19 Sep 2011 Letting nature take its course
by Jan Spann
Some of the most important lessons in life can go back to the simple rules we learned in kindergarten: be nice, play fair and share with your classmates. The same holds true in nature, and we plan and plant our landscapes to show the harmony and diversity, picking just a few of the thousands of options available. And all would be swell if nature could be harnessed so easily. But just like the schoolyard bully who won’t share or takes another kid’s turn, nature has some nasty thugs.
These bullies in nature can begin as charming and lovely additions to the landscape, and it’s only after years of experience do we recognize their true nature and consequences. Invasive plants can be exotic species, imported for their beauty or usefulness only to upset the natural balance. Without natural enemies such as insects or disease, these aliens thrive in their new environment and soon become the problem.
In 1999, former President Bill Clinton issued an executive order defining “invasive species” and mandating specific federal actions. And fortunately for Central Arkansas, an associate professor at the University of Central Arkansas has made this her research specialty.
According to Dr. Katherine Larson, it’s easy to identify the existing problems with invasive species, but predicting what’s next is much more difficult because it can only be done to a limited extent.
“Once a plant has invaded an area, scientists can identify at least some of the factors that make it a problem,” Larson said. “But rather than consider what to avoid, just plant natives. It’s a simple way to keep from contributing to the problem of invasive plants, a problem that can cost a lot of money and effort to clear up when those invaders escape to the wild.
“Lists won’t protect us from the next invader, but ecosystem restoration allows us to identify what we should plant.”
An example of ecosystem restoration research is the Jewel Moore Nature Reserve on the UCA campus. This valuable piece of nature serves as a working classroom and learning lab for campus educators in the biology department. Larson can envision expanding the scope of this classroom to teach homeowners and K-12 students about the balance of nature.
“This piece of land has insects and plants that have lived cooperatively for hundreds of years,” explained Larson. “Nature doesn’t give us do-overs, so this undeveloped tract of prairie offers an exceptional education not just for our students but also for the community and beyond.”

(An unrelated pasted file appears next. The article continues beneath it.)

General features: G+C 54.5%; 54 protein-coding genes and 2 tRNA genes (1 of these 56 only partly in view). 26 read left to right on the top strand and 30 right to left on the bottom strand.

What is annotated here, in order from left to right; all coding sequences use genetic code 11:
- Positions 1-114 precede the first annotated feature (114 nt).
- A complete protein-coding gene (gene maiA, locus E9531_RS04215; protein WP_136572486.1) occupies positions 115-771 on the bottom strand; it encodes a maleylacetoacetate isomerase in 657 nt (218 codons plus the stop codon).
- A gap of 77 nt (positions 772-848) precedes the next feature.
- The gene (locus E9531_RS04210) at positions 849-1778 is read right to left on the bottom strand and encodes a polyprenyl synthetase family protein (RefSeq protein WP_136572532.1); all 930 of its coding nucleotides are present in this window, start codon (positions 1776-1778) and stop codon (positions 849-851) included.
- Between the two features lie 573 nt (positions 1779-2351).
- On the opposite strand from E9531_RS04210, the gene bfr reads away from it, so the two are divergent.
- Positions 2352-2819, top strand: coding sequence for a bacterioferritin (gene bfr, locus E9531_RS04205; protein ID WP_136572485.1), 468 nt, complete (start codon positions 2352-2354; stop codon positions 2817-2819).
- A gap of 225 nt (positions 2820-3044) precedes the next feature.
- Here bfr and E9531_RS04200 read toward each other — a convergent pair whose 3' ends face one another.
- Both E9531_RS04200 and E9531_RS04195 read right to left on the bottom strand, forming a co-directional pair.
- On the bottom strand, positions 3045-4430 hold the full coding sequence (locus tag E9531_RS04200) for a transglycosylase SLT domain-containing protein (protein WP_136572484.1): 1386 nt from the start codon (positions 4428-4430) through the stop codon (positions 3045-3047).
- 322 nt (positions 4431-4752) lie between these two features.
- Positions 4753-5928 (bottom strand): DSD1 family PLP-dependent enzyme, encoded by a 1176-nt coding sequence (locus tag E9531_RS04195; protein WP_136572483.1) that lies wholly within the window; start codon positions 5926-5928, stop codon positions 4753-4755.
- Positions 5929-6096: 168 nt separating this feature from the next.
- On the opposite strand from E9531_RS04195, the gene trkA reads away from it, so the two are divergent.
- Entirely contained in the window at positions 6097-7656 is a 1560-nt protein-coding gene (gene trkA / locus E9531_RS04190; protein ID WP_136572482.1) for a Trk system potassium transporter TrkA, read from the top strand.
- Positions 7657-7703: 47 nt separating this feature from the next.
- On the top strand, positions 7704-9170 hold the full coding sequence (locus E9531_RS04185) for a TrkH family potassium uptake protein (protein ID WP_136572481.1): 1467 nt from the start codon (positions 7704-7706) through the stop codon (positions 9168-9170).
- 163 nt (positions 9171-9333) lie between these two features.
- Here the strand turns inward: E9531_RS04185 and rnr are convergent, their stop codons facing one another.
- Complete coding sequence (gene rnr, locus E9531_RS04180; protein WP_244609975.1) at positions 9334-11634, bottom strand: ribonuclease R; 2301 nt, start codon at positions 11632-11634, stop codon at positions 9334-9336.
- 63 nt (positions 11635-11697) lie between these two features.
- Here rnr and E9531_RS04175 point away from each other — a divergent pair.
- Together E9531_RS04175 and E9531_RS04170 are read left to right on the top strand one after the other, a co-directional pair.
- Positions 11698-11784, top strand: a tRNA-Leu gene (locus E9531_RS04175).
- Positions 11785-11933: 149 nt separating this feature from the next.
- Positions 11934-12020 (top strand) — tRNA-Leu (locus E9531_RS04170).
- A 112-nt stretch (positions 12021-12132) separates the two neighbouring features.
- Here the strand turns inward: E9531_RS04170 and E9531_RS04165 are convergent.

Well regarded in her field, Larson has authored several scientific papers and been a project partner in the development of conservation actions to control exotics and preserve natives. She’s also smart enough to make the scientific jargon relatable to the average gardener.
Larson and her graduate students have engaged the community through talks at the local library, at Ecofest and at Woolly Hollow State Park, using Conway’s native prairie remnant as a model to show how backyards can be converted to beautiful spaces that support native species.
Asked to consider additional uses of the nature reserve, Larson envisions native seed workshops with gardeners and homeowners seeing examples of native gardens on site.
When pressed to educate homeowners on what not to plant, Larson identified several alien and native existing threats. “You’ll find Japanese honeysuckle for sale at a premium price when the native Trumpet or Coral honeysuckle are better choices,” she said.
A big problem is the Bradford pear, genetically engineered to have its unnatural balloon shape, which makes it weak and short-lived. The real concern, however, is that the Bradford is grafted onto a Callery pear, an unpleasant and quite invasive tree, so the smart choice is to avoid this package of perilous pears.
Others on the no-no list include privet of any kind, English ivy, winter creeper and nandina.
The Jewel Moore Nature Reserve has seen infestations of sweet gum and red cedar, two native invaders, so the biology professors and students host an occasional controlled burn. Fire is essential to maintain the pioneer prairie, mimicking what nature does to clear out scrub trees and allow the grasses and wildflowers to spring up from the ashes.
Few universities have had the foresight to retain undeveloped tracts and only now recognize the value in its educational capacity as well as its environmental significance. While the corner of the nature reserve at Dave Ward Drive and Farris Road will soon make way for a Greek Village, the future of the native prairie lies with the UCA Board of Trustees, which has issued a moratorium and will re-open discussion in 2016.
Meanwhile, the Arkansas Natural Heritage Commission, UCA scientists and other interested alliances are keeping watch over this aptly named jewel that has many lessons in sharing to teach the community.